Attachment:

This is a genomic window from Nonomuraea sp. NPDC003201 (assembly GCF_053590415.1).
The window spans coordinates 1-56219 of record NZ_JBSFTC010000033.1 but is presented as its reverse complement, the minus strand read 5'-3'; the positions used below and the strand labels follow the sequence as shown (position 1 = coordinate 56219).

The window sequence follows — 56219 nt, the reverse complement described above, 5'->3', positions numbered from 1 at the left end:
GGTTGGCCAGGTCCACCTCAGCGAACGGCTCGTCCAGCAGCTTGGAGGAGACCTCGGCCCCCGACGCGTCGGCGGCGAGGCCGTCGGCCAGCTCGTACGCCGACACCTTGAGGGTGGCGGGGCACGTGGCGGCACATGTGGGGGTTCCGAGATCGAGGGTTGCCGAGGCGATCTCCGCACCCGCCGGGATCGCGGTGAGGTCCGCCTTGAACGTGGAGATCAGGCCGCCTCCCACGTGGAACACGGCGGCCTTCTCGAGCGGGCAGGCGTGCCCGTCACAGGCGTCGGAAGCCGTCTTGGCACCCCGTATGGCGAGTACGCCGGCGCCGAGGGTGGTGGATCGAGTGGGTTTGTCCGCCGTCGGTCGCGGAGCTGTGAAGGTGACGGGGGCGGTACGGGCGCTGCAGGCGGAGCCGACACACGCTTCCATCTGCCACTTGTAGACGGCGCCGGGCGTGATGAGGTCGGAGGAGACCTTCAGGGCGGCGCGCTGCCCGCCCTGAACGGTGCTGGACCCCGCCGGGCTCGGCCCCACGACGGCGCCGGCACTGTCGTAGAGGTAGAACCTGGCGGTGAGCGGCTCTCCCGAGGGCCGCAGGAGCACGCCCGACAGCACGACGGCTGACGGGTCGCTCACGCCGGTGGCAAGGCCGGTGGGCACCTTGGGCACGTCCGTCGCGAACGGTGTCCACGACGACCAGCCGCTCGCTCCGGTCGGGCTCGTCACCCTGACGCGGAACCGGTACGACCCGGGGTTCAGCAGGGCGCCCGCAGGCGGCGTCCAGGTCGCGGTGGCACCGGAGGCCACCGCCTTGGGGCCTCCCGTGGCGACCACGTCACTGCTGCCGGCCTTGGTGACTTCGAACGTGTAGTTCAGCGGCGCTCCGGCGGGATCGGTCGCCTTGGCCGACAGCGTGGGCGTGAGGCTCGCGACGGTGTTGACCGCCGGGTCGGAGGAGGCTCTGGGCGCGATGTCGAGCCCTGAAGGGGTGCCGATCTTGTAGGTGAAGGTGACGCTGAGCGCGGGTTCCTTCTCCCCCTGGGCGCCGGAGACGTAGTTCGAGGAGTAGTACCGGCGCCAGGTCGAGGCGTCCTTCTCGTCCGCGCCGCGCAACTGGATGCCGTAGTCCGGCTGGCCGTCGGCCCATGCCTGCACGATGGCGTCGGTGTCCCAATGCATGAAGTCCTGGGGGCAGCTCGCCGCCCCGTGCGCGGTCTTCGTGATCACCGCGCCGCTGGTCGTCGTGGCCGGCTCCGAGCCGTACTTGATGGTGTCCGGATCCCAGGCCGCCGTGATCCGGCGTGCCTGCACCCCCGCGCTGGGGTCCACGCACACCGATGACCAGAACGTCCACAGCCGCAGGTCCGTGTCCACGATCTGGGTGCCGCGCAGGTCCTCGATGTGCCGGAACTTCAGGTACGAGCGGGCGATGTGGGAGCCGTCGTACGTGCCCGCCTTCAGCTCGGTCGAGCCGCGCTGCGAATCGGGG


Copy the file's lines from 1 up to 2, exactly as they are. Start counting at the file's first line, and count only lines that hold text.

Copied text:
This is a genomic window from Nonomuraea sp. NPDC003201 (assembly GCF_053590415.1).
The window spans coordinates 1-56219 of record NZ_JBSFTC010000033.1 but is presented as its reverse complement, the minus strand read 5'-3'; the positions used below and the strand labels follow the sequence as shown (position 1 = coordinate 56219).